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Modest MUSSORGSKY (1839-1881)
Pictures at an Exhibition (1874) [32:38]
Pyotr Ilyich TCHAIKOVSKY (1840-1893)
Album for the Young, Op.39 (1878) [31:22]
Echo rustique, Op.72 No.13 [3:52]
Vladimir Feltsman (piano)
rec. May 2002, Sala Nezahualcóyotl, National University of Mexico
NIMBUS ALLIANCE NI 6211 [67:46]

 
This is a reissue of Vladimir Feltsman’s Urtext CD recorded in Mexico back in May 2002 and originally released in 2004. Its reappearance now is as part of a slew of licensed recordings on Nimbus Alliance. Mussorgsky’s Pictures at an Exhibition takes centre-stage pianistically in the programme. It’s a strongly argued performance, consistent and well characterised, and one that manages to surmount a somewhat clangy, unsympathetic recorded quality.
 
Gnomus is quizzical as well as sinister, and here Feltsman uses quite a bit of pedal. Whilst the Old Castle isn’t quite as atmospheric as some others it has plenty of colour. The promenades themselves are extremely well realised with copious variety. Tuileries is elegantly dispatched with much refined playing to be heard. In the context Bydlo is soundly tailored to the prevailing expressive tenor of the performance, which thus skirts the more visceral approaches of, say, Richter and Horowitz. He brings out some interesting pointing in the B section of the Ballet of the Unhatched Chicks, with deft attention to detail throughout. He moves powerfully from Baba Yaga into The Great Gate of Kiev, though immediately subdues tone and volume the better to summon up the increasing generation of awe. With incremental steps he builds up and through the music to a fitting conclusion.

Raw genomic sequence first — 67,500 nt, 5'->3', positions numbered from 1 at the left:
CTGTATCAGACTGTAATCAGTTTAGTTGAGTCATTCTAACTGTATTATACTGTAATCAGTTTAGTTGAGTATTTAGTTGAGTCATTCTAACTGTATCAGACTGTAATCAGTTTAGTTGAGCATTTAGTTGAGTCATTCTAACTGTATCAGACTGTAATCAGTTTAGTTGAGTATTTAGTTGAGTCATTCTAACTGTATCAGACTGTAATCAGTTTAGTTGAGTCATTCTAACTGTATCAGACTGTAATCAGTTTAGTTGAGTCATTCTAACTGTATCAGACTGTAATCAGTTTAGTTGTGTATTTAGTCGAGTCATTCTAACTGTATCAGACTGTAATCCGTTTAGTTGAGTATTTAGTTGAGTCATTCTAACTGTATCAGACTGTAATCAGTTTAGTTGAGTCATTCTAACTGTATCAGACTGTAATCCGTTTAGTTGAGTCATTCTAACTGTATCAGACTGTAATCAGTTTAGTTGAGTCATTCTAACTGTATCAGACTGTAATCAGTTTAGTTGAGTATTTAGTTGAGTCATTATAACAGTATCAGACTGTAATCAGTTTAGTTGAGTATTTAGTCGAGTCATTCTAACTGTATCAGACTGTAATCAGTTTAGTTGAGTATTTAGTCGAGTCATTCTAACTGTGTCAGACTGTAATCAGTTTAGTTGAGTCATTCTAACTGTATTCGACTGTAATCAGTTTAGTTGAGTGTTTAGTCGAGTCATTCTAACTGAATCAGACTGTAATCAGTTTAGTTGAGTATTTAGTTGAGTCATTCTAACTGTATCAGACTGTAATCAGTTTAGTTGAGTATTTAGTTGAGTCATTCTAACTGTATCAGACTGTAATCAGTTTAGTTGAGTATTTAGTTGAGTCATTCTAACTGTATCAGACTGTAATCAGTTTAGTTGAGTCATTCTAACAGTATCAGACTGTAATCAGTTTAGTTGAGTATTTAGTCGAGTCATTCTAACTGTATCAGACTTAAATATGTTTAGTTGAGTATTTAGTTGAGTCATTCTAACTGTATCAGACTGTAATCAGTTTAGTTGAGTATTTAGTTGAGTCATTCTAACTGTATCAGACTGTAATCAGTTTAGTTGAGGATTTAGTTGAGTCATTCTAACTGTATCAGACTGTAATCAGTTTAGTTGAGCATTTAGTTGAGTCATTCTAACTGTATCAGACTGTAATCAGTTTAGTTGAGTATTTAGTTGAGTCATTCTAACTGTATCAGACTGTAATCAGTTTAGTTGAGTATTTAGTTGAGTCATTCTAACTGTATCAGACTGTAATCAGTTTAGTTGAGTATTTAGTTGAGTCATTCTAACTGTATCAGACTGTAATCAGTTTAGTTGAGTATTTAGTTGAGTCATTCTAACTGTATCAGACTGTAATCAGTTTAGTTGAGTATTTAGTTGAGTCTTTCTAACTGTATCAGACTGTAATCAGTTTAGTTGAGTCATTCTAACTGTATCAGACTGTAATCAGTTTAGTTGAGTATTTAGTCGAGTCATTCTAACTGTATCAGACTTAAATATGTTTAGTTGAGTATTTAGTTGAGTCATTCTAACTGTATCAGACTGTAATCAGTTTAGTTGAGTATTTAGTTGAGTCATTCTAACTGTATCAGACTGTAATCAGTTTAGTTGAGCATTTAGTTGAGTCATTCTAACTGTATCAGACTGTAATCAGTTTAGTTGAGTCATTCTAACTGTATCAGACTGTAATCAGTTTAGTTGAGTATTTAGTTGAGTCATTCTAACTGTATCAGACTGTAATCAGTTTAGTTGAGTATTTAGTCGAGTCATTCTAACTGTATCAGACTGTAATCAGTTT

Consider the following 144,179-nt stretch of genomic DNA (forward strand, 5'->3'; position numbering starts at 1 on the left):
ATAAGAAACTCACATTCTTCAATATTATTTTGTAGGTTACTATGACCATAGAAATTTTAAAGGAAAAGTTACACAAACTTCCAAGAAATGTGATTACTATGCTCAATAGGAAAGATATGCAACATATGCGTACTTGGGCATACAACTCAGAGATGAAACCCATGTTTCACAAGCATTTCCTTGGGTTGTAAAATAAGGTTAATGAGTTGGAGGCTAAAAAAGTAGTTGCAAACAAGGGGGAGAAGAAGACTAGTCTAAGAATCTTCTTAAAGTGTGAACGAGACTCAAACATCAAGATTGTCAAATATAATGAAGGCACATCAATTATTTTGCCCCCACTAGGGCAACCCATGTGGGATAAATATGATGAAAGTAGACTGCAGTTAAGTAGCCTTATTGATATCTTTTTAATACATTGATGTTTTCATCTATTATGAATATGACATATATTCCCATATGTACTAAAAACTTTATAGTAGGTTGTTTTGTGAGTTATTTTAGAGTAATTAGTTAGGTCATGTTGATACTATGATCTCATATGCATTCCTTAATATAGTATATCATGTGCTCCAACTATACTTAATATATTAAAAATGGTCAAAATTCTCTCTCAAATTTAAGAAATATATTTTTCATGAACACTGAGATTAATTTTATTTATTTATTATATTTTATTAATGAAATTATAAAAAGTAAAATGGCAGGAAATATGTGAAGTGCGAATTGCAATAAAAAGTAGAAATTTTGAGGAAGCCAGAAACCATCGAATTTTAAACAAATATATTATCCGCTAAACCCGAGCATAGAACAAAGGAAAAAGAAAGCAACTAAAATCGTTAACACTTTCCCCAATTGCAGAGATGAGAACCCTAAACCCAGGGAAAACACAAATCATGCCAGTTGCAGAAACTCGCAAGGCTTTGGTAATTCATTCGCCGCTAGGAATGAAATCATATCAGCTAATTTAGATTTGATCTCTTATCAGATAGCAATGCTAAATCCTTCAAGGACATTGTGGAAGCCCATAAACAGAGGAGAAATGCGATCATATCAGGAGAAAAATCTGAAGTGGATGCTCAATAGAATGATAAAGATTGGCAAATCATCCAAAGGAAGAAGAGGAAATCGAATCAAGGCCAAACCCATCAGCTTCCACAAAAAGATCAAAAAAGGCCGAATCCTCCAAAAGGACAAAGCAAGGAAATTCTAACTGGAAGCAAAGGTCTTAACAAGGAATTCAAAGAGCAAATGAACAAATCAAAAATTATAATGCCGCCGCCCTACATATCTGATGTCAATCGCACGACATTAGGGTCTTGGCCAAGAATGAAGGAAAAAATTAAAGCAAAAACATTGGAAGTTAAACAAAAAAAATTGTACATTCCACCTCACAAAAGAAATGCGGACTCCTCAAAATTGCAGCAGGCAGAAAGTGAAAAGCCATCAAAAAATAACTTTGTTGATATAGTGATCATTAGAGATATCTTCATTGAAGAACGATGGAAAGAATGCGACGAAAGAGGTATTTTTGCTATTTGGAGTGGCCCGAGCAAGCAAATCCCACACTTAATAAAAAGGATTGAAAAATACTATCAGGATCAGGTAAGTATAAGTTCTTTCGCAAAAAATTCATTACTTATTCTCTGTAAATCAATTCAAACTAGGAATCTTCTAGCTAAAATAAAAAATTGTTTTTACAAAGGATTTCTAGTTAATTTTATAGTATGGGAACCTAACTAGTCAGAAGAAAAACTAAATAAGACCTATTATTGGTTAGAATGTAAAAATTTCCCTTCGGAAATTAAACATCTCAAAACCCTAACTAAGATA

Baba Yaga makes reappearance in Tchaikovsky’s Album for the Young, a selection of pieces very much predicated on Schumannesque lines and composed in 1878. These delicate and refined character studies are droll, amusing and sweet in turn. Feltsman is especially good at conveying the rhythmic basis of The New Doll or evoking the direct Schumann influence on The Sick Doll. He is also good at the wit of the Polka and the graciously verdant, compact German Song. As an envoi Feltsman plays a richly chorded and welcome Echo rustique, from Op.72.
 
Jonathan Woolf